The way though, that I try to justify all this is: The writers do the work up front (other than promoting)--so we are AHEAD of the curve. And if the books stay in print, theoretically EVERY BOOK can earn us money indefinitely. So I figure, if starting next year, I publish 2 books a year (which I think I can if I get serious about cleaning up stuff (I have written 7 books, only one of which is toward this contract, so that is 6 to work with that are already WRITTEN)--then in 15 years, I could have a nice income stream for my retirement (and not have to WAIT for retiring at 65). Once you are IN THE CYCLE, eventually I think it can be okay (not a lot, but okay)

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  52. "sigh" Disappointing but I keep slaving over the keyboard. Good thing I like writing...sometimes more than others.

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  53. I have a belief that I've held to for the past five years. Whether you traditonally publish or self publish, don't let your motivation be money. Do it because you love it, because you have something important to say, because you want to connect with others but don't do it for money. Otherwise you'll be dissatisfied. Even if you do make money you'll say: "why didn't I make more money?" That would be really sad considering the true accomplishment of writing and publishing a book.

    Jai

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  54. I was in our library today, and there are so many BAD books! Why were they ever published, and why then don`t the GOOD books get paid well? I liked that idea of us all buying our books. If you send me yours, Karen (of course I have Farm Girl but you wrote a new one?), I will send you the money!

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  55. Oh dear!
    It is disappointing to think the rewards, beyond the esoteric, can be so small.

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  56. I always wondered why writers often only got a small percentage of what each book sold for; I thought they should get a bigger portion since they're the ones who wrote the book after all.
    It'd be nice to make some money from writing, but you're right about how we should just focus on writing. Besides, if I did want to make a lot of money, I wouldn't be working as a college teacher right now. I can't even afford Frappuccinos, sniff, sniff.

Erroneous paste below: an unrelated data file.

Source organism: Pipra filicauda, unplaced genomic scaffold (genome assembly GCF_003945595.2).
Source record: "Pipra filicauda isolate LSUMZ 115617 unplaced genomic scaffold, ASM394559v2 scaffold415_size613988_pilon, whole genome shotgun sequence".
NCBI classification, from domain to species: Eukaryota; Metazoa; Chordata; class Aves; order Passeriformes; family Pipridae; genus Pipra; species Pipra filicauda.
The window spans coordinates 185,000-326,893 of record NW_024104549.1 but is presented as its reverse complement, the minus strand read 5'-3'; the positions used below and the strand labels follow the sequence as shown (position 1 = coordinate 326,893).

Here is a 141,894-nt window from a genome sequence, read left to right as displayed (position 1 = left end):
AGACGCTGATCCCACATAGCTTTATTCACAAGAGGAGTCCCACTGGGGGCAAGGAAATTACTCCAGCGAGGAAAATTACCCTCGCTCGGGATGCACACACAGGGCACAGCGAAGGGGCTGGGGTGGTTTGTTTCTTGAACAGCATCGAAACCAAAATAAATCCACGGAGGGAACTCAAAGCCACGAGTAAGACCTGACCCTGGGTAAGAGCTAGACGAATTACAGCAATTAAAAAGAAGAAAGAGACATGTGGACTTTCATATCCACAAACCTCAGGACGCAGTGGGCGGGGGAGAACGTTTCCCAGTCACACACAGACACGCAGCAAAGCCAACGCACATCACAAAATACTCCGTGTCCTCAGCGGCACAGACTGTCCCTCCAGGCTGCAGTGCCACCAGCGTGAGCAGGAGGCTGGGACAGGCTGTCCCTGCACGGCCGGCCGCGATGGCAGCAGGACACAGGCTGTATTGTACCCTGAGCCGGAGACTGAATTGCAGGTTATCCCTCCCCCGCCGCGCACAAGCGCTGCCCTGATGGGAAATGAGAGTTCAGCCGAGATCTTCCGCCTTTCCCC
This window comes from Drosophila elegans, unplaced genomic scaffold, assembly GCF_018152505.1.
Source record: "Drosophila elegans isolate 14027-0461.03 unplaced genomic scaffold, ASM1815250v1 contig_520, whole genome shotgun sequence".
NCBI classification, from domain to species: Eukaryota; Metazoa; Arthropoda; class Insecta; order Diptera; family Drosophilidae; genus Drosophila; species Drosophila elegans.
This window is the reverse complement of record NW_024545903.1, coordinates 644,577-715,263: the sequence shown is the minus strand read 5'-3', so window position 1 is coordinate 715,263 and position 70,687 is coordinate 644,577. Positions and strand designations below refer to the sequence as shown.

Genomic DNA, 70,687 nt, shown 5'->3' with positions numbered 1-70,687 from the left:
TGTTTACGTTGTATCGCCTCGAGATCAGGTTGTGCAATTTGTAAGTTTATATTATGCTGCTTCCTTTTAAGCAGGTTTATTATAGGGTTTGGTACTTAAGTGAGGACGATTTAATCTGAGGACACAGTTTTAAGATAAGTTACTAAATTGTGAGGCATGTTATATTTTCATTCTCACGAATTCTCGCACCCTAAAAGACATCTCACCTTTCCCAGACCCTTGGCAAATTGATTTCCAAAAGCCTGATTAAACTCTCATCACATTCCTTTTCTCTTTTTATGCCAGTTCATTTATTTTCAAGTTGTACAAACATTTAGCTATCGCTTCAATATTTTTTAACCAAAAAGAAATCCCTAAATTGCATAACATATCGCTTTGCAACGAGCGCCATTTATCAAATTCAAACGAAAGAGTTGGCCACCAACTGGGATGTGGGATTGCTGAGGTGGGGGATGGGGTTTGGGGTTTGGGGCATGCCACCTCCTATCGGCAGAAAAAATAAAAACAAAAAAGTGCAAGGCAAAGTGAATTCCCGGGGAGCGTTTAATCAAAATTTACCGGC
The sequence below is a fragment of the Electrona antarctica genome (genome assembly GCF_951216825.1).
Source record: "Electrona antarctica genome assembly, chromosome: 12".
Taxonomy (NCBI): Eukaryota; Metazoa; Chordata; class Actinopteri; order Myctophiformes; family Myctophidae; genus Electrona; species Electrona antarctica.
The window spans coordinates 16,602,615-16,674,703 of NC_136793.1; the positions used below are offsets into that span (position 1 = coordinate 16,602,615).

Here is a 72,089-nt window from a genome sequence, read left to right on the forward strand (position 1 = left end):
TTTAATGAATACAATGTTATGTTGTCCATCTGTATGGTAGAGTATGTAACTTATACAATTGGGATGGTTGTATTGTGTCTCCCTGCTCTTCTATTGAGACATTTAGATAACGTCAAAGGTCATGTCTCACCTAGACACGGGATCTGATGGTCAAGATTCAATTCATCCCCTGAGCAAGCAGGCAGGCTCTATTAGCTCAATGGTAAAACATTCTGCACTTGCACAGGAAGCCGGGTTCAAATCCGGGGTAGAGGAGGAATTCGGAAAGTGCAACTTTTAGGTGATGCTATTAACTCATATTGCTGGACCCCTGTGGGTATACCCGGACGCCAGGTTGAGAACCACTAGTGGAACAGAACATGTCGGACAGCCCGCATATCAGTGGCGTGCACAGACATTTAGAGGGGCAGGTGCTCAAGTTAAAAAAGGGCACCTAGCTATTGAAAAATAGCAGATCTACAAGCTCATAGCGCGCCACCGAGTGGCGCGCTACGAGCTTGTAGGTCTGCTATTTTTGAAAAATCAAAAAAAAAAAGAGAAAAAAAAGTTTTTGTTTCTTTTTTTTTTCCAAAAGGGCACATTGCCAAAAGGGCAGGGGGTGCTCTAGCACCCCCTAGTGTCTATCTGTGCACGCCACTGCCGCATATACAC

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  57. NW, I'm pretty sure you make more as a college teacher than most of us make at writing :)

    Angela, You're a sweetheart! And how many of us have looked at those bad books and wondered "what the- ?"

    Jai, Well said, well said. My whole point exactly. And you took a lot fewer words to say it than I did.

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  58. I was a nurse in the UK, no money there. I choose to write, no money there. My conclusion? I am not meant to have money but do what I love in life.

    Great post!

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  59. Alas. *sighs* Still, can't stop writing, so I guess you just have to learn to cope.

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  60. I like your new sort-of-a-schedule-schedule. I'm looking forward to the 'as I see it' posts.

    We love writing - it builds us. We don't do it for the money, fans, followers, etc. But it sure would be nice, huh?

    Have a great week!

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  61. I found my head nodding as I read your post. So true. Don't quit the day job and celebrate the little things that happen along the way. It's the only way to keep sane. Oh, and keep writing!

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  62. You're so right that people won't drop money on books the way they will for a cookie...or an overpriced coffee or an i-app. And the way you framed this post was terrific - because most of us aren't motivated by money at all but by wanting more time to write. Unfortunately, in this world, the only way to get more time is to make mo' money. Dammit.

    P.S. Just want to add that in these parts, teachers make a pretty good buck. Plus tenure. Plus pension - who else in this country gets a pension anymore? But that's a whole 'nother rant.

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  63. I look forward to your Monday rant-fest - I was nodding in agreement as I read your post.

    I gave up my day job to write and now my savings are pretty much gone and I'm looking at part-time work to enable me to keep writing. I don't think I'll go back to what I was doing before (law). I'm happier and more content now, even if I can't always afford to buy a cookie!

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  64. that seems like sound advace! thanks.

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  65. Great reminder! It's easy to get caught up in the success stories and forget about all the writers scraping a couple dimes together hoping for a coffee, I mean cookie. ;) I figure I'll be one of those with a bunch of tiny income streams that'll still let me write. McDonald's, anyone?